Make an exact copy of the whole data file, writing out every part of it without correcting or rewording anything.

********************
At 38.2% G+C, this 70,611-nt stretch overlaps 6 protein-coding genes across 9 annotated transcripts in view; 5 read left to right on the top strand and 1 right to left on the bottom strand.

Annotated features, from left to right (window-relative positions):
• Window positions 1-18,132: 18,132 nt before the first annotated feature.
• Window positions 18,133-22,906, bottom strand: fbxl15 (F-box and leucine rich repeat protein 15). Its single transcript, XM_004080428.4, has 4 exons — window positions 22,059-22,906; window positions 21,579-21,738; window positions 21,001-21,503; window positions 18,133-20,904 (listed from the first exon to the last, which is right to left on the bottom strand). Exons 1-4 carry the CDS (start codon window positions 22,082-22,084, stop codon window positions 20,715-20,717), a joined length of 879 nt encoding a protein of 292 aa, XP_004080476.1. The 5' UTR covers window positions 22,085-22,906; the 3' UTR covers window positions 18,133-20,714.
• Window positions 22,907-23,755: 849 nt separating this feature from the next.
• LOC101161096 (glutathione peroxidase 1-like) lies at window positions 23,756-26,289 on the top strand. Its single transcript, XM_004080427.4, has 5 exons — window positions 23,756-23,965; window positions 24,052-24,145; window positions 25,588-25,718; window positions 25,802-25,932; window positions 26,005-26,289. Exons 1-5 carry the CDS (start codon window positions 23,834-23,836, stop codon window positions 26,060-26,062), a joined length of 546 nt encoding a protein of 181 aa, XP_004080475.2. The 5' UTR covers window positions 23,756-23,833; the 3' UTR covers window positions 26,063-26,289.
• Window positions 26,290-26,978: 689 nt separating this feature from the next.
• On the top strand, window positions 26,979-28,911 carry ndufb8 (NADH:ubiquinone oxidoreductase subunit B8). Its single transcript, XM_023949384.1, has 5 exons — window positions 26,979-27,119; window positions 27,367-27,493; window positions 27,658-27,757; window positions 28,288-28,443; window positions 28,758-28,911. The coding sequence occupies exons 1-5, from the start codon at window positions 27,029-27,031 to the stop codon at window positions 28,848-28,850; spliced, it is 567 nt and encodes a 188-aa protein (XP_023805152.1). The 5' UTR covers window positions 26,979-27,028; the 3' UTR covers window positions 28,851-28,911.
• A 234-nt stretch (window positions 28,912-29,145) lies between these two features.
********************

At 38.2% G+C, this 70,611-nt stretch overlaps 6 protein-coding genes across 9 annotated transcripts in view; 5 read left to right on the top strand and 1 right to left on the bottom strand.

Annotated features, from left to right (window-relative positions):
• Window positions 1-18,132: 18,132 nt before the first annotated feature.
• Window positions 18,133-22,906, bottom strand: fbxl15 (F-box and leucine rich repeat protein 15). Its single transcript, XM_004080428.4, has 4 exons — window positions 22,059-22,906; window positions 21,579-21,738; window positions 21,001-21,503; window positions 18,133-20,904 (listed from the first exon to the last, which is right to left on the bottom strand). Exons 1-4 carry the CDS (start codon window positions 22,082-22,084, stop codon window positions 20,715-20,717), a joined length of 879 nt encoding a protein of 292 aa, XP_004080476.1. The 5' UTR covers window positions 22,085-22,906; the 3' UTR covers window positions 18,133-20,714.
• Window positions 22,907-23,755: 849 nt separating this feature from the next.
• LOC101161096 (glutathione peroxidase 1-like) lies at window positions 23,756-26,289 on the top strand. Its single transcript, XM_004080427.4, has 5 exons — window positions 23,756-23,965; window positions 24,052-24,145; window positions 25,588-25,718; window positions 25,802-25,932; window positions 26,005-26,289. Exons 1-5 carry the CDS (start codon window positions 23,834-23,836, stop codon window positions 26,060-26,062), a joined length of 546 nt encoding a protein of 181 aa, XP_004080475.2. The 5' UTR covers window positions 23,756-23,833; the 3' UTR covers window positions 26,063-26,289.
• Window positions 26,290-26,978: 689 nt separating this feature from the next.
• On the top strand, window positions 26,979-28,911 carry ndufb8 (NADH:ubiquinone oxidoreductase subunit B8). Its single transcript, XM_023949384.1, has 5 exons — window positions 26,979-27,119; window positions 27,367-27,493; window positions 27,658-27,757; window positions 28,288-28,443; window positions 28,758-28,911. The coding sequence occupies exons 1-5, from the start codon at window positions 27,029-27,031 to the stop codon at window positions 28,848-28,850; spliced, it is 567 nt and encodes a 188-aa protein (XP_023805152.1). The 5' UTR covers window positions 26,979-27,028; the 3' UTR covers window positions 28,851-28,911.
• A 234-nt stretch (window positions 28,912-29,145) lies between these two features.